Property owners are required to annually report their taxable personal property such as boats, airplanes, business equipment, and furnishings in a rental home to the Tax Office by February 15 each year. This is referred to as Tax Listing. Any personal property that was listed in the prior year will receive a tax listing form during the annual listing period, January 15-February 15. This listing form can be used to update property information, including adding property that has been purchased during the year, or removing property that has been sold.
Motor vehicles do not need to be reported to the County for property tax purposes if already registered with the State. A resident of North Carolina who owns a motor vehicle here is required to register the vehicle with the NC Division of Motor Vehicles and to pay applicable town and County taxes on the vehicle.
Taxes on real estate, business personal property and individually owned personal property are due each year on September 1. Bills are usually mailed during the month of July each year. The Tax Office also bills and collects taxes for the towns of Duck, Southern Shores, Kitty Hawk, Kill Devil Hills, and Manteo. Payment without interest may be made through January 5. Should January 5 fall on a Saturday or Sunday, the payment period is extended to the next business day. Mail payments are deemed as received as of the postmark date affixed by the U.S. Postal Service.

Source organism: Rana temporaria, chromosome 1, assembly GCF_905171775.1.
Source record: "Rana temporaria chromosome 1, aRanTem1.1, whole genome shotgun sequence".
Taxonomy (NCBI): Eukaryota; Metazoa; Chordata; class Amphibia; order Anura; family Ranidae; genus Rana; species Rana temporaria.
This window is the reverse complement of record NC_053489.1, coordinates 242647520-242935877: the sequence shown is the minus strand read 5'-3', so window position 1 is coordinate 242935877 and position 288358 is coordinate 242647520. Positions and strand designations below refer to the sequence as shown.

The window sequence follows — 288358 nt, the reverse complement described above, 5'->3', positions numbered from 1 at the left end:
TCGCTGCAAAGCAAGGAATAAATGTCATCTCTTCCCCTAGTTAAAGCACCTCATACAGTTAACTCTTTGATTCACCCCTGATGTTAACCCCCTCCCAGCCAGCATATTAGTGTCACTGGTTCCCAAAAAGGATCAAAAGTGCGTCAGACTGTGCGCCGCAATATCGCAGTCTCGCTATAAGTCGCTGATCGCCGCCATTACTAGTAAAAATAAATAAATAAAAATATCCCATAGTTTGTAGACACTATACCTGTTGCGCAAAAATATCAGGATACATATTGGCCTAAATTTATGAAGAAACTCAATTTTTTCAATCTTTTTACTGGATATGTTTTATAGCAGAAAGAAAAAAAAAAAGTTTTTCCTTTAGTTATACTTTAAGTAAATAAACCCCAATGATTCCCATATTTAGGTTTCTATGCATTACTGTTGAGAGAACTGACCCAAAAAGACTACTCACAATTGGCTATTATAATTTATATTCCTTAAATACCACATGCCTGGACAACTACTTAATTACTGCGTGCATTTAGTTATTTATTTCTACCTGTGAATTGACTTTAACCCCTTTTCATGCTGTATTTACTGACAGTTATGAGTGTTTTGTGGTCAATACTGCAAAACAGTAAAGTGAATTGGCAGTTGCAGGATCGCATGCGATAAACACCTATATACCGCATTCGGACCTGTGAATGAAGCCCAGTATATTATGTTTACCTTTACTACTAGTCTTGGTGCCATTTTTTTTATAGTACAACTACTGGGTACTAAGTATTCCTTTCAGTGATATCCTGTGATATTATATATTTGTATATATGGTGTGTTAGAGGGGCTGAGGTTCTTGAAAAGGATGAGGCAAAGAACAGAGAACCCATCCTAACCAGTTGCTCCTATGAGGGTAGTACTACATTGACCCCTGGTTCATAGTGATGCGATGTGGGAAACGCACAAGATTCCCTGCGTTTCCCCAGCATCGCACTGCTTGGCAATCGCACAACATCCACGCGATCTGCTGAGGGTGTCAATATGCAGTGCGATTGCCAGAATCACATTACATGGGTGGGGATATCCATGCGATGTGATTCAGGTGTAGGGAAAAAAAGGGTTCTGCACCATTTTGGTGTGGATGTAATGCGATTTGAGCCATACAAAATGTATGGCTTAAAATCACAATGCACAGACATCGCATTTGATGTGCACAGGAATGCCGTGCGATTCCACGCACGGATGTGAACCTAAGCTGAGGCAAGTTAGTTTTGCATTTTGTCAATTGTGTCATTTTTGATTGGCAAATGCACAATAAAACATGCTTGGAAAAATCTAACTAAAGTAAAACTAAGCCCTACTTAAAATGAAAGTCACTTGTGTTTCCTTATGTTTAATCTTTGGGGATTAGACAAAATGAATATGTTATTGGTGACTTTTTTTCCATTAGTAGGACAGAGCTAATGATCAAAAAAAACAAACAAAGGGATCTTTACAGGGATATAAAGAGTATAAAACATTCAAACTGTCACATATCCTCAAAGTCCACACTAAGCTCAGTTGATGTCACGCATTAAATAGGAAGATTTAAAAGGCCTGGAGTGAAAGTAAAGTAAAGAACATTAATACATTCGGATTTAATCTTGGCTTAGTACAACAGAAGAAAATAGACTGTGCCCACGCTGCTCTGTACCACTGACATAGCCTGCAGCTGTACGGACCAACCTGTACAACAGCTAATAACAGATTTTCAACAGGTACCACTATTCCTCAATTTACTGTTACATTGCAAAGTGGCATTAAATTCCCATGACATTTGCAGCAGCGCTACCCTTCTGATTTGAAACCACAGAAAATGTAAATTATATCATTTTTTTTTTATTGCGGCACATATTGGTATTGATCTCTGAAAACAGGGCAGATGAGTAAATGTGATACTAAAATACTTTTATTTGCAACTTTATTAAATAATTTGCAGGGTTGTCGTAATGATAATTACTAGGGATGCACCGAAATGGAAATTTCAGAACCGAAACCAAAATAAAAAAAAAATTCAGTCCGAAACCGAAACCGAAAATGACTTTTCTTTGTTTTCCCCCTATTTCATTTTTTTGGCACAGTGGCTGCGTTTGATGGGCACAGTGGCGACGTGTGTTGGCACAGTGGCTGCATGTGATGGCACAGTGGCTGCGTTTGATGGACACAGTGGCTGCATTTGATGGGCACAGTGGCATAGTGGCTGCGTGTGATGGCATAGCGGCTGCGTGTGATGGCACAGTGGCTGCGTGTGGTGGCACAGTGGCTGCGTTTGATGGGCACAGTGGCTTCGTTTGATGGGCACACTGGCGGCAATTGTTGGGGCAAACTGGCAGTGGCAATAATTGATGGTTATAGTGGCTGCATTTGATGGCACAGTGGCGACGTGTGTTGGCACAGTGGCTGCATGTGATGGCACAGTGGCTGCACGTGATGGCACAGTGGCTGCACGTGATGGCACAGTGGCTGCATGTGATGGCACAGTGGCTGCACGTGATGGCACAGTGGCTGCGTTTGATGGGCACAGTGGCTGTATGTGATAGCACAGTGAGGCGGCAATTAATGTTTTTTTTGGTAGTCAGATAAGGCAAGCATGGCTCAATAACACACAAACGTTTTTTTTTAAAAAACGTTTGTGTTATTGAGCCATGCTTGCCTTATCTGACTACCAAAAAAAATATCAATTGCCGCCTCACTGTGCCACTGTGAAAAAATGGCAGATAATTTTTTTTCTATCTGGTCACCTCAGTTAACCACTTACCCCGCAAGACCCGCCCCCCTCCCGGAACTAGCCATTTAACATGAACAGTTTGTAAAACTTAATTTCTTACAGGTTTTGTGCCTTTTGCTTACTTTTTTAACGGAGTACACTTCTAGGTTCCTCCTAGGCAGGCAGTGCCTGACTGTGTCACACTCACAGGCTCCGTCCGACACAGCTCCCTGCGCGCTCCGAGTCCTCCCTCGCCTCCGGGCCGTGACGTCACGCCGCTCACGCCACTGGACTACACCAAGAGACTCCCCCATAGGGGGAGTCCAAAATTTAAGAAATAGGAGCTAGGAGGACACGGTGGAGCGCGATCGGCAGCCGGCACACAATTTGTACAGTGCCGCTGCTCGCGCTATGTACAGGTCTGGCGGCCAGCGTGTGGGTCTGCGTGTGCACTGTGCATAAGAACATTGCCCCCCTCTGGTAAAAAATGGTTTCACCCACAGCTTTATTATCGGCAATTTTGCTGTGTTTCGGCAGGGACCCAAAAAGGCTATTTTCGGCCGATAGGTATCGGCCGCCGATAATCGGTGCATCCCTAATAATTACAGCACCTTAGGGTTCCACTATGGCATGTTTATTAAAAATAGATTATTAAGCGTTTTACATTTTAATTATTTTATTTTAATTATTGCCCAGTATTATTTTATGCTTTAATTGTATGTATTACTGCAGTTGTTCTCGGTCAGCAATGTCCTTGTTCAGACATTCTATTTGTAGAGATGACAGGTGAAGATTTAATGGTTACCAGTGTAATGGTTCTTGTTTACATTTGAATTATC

Real estate, business personal and individually owned personal property taxes not paid in full by January 5 are subject to an interest charge of 2% for the first month delinquent and ¾% each month thereafter until paid in full. All unpaid real estate accounts as of February 28 will be advertised in The Coastland Times, a local newspaper, in the name of the property owner as of the date the tax becomes delinquent.
Ownership of real property is established on January 1. Transfer of ownership during the year does not relieve the seller of the tax liability regardless of any prorations made at the time of closing. Prorations at the time of closing are part of a private contract between buyer and seller. The seller will receive any tax bills issued for the year and is responsible for seeing that the appropriate party pays the taxes. If you have questions concerning how your taxes were prorated, contact your realtor or closing attorney.
For more detailed information on property valuation, tax collections, or other tax divisions, see links at the top left of this page.